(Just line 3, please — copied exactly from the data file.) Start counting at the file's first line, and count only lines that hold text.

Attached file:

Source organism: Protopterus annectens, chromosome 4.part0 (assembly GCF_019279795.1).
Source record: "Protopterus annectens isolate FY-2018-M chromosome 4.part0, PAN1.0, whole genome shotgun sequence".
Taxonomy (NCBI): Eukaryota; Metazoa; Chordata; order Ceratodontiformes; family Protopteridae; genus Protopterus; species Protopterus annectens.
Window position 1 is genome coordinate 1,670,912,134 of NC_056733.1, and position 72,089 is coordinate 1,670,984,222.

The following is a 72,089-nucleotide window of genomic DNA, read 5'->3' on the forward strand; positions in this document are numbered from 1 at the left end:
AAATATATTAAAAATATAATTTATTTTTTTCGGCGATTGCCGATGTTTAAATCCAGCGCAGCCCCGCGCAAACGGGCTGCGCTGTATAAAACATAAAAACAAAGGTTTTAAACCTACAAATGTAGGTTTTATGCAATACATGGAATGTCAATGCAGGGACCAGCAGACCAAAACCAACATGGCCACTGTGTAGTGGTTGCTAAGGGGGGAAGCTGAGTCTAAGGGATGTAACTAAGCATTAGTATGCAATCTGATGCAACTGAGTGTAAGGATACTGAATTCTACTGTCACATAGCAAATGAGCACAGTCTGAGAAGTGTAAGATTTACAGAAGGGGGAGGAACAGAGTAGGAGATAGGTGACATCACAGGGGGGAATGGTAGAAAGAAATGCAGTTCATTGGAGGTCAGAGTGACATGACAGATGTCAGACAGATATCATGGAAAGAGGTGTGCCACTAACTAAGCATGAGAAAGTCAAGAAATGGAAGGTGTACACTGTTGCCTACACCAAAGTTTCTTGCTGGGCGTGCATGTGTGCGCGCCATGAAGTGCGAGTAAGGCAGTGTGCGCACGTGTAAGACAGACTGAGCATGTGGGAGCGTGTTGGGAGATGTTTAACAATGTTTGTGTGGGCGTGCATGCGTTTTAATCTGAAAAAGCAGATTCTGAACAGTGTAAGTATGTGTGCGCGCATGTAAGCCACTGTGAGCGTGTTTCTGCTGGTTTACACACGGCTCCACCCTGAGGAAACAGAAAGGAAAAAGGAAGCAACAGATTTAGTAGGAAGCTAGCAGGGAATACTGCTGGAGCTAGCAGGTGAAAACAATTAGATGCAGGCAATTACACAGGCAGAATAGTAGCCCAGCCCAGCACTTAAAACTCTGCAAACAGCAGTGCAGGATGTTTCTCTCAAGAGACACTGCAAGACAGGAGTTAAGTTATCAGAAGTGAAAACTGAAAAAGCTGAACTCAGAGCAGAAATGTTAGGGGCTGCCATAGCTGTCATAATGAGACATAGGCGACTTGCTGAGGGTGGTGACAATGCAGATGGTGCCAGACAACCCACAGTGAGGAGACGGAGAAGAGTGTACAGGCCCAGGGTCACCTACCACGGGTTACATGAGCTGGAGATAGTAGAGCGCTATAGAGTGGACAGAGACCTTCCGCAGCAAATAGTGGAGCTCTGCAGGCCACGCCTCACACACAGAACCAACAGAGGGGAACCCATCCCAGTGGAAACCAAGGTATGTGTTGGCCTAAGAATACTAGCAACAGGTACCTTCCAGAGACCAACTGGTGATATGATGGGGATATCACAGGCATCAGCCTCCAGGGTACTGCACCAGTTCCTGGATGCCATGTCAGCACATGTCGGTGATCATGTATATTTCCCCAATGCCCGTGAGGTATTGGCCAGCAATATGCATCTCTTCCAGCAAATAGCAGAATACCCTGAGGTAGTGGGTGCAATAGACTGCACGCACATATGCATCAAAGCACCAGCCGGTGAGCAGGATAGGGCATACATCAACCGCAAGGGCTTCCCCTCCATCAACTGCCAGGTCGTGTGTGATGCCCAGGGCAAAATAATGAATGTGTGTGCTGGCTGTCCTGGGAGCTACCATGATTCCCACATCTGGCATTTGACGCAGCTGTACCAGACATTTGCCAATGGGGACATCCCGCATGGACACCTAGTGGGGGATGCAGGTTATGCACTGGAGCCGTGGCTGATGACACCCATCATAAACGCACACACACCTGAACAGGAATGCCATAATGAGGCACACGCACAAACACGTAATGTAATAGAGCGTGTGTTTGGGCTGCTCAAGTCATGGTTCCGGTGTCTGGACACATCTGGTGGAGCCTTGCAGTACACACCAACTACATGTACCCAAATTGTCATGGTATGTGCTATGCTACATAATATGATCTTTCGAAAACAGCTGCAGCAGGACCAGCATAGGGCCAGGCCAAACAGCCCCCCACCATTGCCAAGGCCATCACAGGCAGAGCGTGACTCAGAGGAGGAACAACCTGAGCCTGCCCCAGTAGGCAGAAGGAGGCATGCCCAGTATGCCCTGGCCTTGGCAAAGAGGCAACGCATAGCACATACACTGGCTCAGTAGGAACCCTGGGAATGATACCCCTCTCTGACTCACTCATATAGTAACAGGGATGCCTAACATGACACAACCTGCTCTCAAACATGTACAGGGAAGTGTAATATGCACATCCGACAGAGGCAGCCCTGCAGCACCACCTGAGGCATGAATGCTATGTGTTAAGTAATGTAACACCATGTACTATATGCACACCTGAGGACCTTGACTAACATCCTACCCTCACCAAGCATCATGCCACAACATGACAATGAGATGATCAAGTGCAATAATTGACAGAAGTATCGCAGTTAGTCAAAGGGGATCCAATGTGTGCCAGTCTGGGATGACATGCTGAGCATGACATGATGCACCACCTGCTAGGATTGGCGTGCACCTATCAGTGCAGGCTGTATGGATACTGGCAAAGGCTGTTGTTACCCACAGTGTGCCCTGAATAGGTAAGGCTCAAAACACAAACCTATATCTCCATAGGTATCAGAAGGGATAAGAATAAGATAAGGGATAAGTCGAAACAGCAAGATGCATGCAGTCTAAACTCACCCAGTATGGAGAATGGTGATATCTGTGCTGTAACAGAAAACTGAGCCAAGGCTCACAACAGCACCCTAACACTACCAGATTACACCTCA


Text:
Taxonomy (NCBI): Eukaryota; Metazoa; Chordata; order Ceratodontiformes; family Protopteridae; genus Protopterus; species Protopterus annectens.